The Swedish IT Blunder: Are Private Contractors Capable of Guarding State Data? Should they be?
The Swedish summer has been interrupted by perhaps the country’s most serious mishandling of state information in decades. The Financial Times reported that the Swedish transport authority, Transportsyrelsen had exposed critical data. Sweden’s Prime Minister, Stefan Lofven defined the breach as, “…a disaster. Extremely serious. It has exposed both Sweden and Swedish citizens to risks.”
In April of 2015, IBM won a $98.6 million contract to handle IT services for the Swedish transport authority. IBM openly admitted to using foreign national staff throughout Europe to handle such services. Despite protests from employees within the transport authority, as well as a formal investigation and recommendations from Sapo, The Swedish Security Service, Dir. Gen. Mira Agren proceeded to ignore certain security measures. She was fired in January, and recently fined over $8,000.
Confidential data with individual confidential police databases, and possibly-military personnel’s private information Swedish citizens with protected identities was accessed by several subconsultants who were not cleared for sensitive information in several eastern European countries as it was handed over to IBM for cloud storage. This scandal comes as Stockholm’s Mayor recently released a revolutionary plan to build the city into the most “Smart and connected” in the world. Simultaneously, Sapo released a report warning of levels of security unable to keep up with rapid digitalization.
A political blame game has ensued, and Swedish politics has become quite animated: including emergency meetings, votes of no confidence for select ministers by the opposition party, and massive media coverage. Information that this breach was, in fact noticed in 2015 has left the PM Lofven seriously exposed, “I wish I had been informed earlier,” he remarked when the scandal broke. With general elections on the horizon for next year, such scandals provide a perfect scenario for disinformation, digital theft, and other elements of hybrid war. Such a scandal could not have happened at a worse time.
Cyber security has been a leading growing pain for a country with such progressive branding and companies. Though never officially confirmed., activist groups reported that in late 2015 Sweden sent distress signals to NATO, claiming its infrastructure was under advanced persistent threat from sophisticated cyber-attacks, likely from state-sponsored sources. Last month, in a tell-tale irony of the importance for cyber security for the private sector, the CEO of Securitas, Sweden’s largest global company, had his identity stolen and ‘declared bankruptcy’ without his knowledge. Last month also marked the official release of Sweden’s first national cyber security policy.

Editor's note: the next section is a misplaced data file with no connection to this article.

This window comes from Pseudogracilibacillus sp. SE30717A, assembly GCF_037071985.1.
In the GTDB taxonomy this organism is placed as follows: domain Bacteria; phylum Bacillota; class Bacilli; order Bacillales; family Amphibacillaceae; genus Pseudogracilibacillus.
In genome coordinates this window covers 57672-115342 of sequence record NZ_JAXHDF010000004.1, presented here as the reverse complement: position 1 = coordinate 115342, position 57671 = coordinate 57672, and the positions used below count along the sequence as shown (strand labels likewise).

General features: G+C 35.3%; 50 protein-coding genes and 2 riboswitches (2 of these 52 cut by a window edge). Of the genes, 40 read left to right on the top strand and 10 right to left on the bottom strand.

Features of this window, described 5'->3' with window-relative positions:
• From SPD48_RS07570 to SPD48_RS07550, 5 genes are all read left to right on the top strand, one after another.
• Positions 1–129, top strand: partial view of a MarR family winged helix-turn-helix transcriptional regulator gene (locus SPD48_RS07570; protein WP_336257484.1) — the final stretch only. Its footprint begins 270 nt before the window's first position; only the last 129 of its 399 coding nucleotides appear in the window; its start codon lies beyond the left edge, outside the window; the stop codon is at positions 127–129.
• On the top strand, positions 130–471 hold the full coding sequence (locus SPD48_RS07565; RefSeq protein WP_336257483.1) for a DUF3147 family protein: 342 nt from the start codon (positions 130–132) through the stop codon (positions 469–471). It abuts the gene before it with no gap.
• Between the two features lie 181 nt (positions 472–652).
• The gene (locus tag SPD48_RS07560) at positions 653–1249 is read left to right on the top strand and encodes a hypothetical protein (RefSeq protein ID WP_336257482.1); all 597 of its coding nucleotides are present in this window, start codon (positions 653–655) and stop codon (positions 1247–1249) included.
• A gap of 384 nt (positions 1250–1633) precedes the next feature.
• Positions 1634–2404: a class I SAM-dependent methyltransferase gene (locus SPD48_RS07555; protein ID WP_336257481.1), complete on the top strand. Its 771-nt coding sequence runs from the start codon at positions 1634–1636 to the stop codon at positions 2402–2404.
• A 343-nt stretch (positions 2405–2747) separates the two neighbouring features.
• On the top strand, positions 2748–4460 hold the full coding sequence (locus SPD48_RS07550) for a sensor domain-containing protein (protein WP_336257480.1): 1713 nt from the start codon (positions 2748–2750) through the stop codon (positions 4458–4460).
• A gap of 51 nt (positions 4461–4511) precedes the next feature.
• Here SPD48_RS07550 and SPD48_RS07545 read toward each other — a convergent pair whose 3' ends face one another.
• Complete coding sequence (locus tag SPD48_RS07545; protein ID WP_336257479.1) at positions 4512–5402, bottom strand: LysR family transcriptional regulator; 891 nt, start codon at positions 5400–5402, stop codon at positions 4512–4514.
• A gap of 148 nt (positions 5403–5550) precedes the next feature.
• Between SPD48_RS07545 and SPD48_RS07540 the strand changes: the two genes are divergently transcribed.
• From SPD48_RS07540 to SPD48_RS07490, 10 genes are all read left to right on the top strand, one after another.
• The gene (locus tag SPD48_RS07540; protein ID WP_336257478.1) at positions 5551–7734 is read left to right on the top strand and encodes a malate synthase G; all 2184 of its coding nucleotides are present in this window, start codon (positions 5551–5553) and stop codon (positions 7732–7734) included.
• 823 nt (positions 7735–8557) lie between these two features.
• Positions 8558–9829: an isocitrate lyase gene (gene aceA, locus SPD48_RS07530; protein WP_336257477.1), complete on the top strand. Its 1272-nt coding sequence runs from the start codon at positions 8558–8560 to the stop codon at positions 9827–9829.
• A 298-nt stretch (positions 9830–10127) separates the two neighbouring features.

As the media tries to hunt for the fault lines of responsibility within a massive public sector, the government released an official inquiry to all Swedish institutions to formally declare if they have subcontracted IT services to external providers. The response was an overwhelming yes. Swedish Newspaper Svenska Dagbladet has published a list of all state institutions that outsource IT and data services. The results are part of survey last year by another institution, the Swedish Government Services Center, which also outsources IT services itself. General Manager, Thomas Palsson has said this scandal has affected the procurement of quality services because of a lack of qualified bidders: “I have been forced to cancel the entire procurement process for a state-of-the-art e-mail service because none of the companies fulfilled the requested security requirements,” he noted.
IT outsourcing by the Swedish state, a high public spender currently amounts to some $37 billion per year. Regardless of private implementers, responsibility is currently undefined, and begs the questions: “Who, if anyone is responsible of protecting information, and are they even capable?” The new Dir. Gen. of the Transport Authority says that only after this autumn can it be guaranteed that non-cleared personnel will not be able to access the very data that started the scandal.
Rick Falkvinge, founder of the Swedish Pirate Party, in addition to defining more elaborate risks of data openly stated in a prominent internet privacy blog: “Let’s be clear: if a common mortal had leaked this data through this kind of negligence, the penalty would be life in prison. But not when done by the government themselves. Half a month’s pay was the harshest conceivable sentence.”